The China Bayles Herbal Mysteries
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- All of the China Bayles books include a "signature" herb that has something to do with the story's events or themes. In this book, the signature herb is nightshade, one of the plants in the Solanaceae family. Were you familiar with this plant family before you began reading? What new facts did you learn about it? How is it used to tell the story?
- The narrative opens with a dream. How does this help to set the tone of the narrative? How does it contrast with the events that open Chapter One?
- What does the death of China's father (some sixteen years before the time of this book) have to do with the death of China's brother? How are the two events related? How does solving one of these mysteries help to solve the other?
- All of the previous books in the series have been told through China's first-person point of view. In Nightshade, however, Mike McQuaid, China's husband, is a key character, and part of the story is told from his point of view. Why was this necessary? How is McQuaid's voice different from China's? What do you learn about China from McQuaid that you could not learn from her? What do you learn about McQuaid that you could not learn through China? What did you like about the way his story was handled? What didn't you like?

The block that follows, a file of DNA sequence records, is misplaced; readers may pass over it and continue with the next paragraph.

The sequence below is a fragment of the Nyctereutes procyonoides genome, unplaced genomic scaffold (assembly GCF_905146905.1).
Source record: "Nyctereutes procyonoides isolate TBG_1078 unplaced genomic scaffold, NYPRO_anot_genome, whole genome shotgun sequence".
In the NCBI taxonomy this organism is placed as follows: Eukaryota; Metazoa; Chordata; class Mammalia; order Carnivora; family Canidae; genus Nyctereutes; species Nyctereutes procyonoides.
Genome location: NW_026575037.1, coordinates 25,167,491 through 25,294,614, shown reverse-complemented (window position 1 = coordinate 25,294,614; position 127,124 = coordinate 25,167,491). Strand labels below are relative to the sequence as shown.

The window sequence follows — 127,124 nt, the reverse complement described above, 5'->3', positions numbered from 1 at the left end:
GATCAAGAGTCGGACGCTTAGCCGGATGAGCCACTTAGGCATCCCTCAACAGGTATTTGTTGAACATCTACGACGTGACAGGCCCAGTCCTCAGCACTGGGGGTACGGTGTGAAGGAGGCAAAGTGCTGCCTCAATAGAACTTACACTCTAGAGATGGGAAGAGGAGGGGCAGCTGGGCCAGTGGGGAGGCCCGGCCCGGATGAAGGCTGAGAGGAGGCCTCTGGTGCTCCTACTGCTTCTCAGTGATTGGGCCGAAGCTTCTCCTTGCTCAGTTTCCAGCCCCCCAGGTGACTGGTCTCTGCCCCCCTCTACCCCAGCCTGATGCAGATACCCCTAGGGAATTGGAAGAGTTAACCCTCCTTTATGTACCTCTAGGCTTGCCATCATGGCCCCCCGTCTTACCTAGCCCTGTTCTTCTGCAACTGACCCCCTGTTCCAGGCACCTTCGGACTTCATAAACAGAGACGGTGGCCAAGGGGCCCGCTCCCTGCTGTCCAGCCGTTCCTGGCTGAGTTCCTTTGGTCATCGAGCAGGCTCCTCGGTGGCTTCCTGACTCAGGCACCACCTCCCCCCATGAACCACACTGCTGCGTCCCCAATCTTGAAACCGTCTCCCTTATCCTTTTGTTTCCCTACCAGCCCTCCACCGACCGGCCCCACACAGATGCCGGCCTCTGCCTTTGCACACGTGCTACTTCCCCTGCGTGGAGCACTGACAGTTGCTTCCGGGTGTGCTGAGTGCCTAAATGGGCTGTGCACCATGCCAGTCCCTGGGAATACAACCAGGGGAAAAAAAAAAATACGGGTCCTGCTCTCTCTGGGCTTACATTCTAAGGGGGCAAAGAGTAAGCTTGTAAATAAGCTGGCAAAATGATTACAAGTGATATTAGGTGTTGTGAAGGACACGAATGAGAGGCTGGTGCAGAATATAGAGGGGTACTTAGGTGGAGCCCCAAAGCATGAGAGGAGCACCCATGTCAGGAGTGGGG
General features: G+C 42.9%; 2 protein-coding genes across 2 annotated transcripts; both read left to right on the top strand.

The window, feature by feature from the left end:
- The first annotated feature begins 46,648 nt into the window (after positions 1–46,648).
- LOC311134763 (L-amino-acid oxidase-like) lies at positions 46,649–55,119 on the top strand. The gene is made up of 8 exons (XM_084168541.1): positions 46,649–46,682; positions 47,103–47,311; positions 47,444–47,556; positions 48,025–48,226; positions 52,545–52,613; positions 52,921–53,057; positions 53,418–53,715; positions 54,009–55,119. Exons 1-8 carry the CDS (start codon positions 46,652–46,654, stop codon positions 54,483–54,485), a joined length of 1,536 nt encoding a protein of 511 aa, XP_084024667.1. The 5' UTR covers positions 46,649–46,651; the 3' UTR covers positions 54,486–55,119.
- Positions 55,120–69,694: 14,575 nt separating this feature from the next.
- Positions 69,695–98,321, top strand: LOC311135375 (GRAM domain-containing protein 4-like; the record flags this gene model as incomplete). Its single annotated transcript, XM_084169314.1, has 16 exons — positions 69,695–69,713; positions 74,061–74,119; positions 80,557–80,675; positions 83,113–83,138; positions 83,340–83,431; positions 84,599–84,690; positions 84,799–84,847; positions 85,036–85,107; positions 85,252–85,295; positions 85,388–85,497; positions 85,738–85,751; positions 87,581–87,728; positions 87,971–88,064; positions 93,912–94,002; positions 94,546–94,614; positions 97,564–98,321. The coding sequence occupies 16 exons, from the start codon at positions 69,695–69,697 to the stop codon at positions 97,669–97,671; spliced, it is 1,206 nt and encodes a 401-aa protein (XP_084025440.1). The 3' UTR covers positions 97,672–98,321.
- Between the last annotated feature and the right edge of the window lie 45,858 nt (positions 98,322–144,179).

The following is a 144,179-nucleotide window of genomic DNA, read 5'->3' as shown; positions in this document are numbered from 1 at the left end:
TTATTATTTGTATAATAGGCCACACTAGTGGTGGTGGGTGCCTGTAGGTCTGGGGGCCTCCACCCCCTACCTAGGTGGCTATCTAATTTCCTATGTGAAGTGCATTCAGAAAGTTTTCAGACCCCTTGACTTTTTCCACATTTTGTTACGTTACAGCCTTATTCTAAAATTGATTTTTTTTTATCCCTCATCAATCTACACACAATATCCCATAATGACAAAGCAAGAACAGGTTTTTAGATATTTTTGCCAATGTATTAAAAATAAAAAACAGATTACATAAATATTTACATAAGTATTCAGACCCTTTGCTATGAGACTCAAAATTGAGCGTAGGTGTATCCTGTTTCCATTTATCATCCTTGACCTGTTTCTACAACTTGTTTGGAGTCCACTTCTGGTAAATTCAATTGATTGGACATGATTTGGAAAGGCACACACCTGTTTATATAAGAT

- China has changed throughout the series, and Nightshade offers her several more challenges for change and growth. In what ways does she change in this book? What new challenges do you think might lie ahead for her?
- The China Bayles mysteries are usually built around multiple plots. In Nightshade, one of the subplots involves Ruby, who is grieving over the recent death of the man she loved. She inherits some money, wrapping up an extended story that has bridged several books. How does this work? What do you think Ruby adds to the China Bayles series? Why is she such an important character?
- In the "Note to the Reader" at the beginning of the book, the author discusses her development of a trilogy within the series, and the demands this strategy places upon readers. Do you like the idea of "linked plots" that bridge several books? Why or why not?
Your reading group might enjoy refreshments made from some of Susan's recipe collection.